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It’s not officially the anthropocene but humans have changed the planet

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By illuminem briefings

· 1 min read

illuminem summarizes for you the essential news of the day. Read the full piece on The New York Times or enjoy below:

🗞️ Driving the news: After nearly 15 years of deliberation, a scholarly panel concluded that humanity has not significantly altered the world to warrant the declaration of a new geological epoch, the Anthropocene
• However, they acknowledged the undeniable impact of human activity on Earth

🔭 The context: The debate centered around human-driven changes such as nuclear fallout, biodiversity loss, alteration of landscapes, and the burning of fossil fuels

🌍 Why it matters for the planet: These activities are leaving lasting marks on the Earth, from nuclear isotopes and biodiversity changes to fossil fuel emissions and plastic pollution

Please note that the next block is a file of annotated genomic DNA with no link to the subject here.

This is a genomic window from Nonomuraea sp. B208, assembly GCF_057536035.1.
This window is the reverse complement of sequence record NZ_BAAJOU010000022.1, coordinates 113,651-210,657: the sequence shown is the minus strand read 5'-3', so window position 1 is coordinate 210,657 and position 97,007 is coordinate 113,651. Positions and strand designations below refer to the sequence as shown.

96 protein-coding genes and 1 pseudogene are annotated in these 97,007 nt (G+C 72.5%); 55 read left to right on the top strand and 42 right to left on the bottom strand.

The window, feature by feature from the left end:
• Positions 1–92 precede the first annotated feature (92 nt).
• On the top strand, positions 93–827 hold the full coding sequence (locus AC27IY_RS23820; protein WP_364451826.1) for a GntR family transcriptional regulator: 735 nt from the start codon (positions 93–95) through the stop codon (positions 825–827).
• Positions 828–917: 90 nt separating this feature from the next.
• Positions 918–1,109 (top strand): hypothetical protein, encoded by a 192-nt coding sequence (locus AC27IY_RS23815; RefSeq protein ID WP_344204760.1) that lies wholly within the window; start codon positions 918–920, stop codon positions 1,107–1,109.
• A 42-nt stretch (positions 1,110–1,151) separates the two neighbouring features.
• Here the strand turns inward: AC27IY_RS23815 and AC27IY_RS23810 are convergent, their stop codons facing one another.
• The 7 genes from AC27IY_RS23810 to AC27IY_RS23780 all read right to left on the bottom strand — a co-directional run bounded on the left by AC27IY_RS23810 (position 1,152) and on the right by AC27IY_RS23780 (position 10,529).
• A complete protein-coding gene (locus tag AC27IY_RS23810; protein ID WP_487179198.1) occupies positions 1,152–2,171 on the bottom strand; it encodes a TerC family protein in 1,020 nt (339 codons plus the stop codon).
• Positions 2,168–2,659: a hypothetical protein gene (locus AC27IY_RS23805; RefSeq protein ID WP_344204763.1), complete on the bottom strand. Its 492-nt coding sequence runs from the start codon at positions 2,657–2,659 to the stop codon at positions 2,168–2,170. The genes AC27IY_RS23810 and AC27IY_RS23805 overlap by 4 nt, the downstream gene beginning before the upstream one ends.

• Such changes highlight the profound impact humans are having on the planet's geology and ecosystems

⏭️ What's next: Despite the decision against officially marking a new epoch, the continued examination of human impacts on Earth's geology will inform future considerations and actions
• It underscores the need for sustainable practices to mitigate long-term damage to the planet

📈 One stat: Worldwide, humans move more than 24 times the amount of sediment each year compared to what is supplied by rivers

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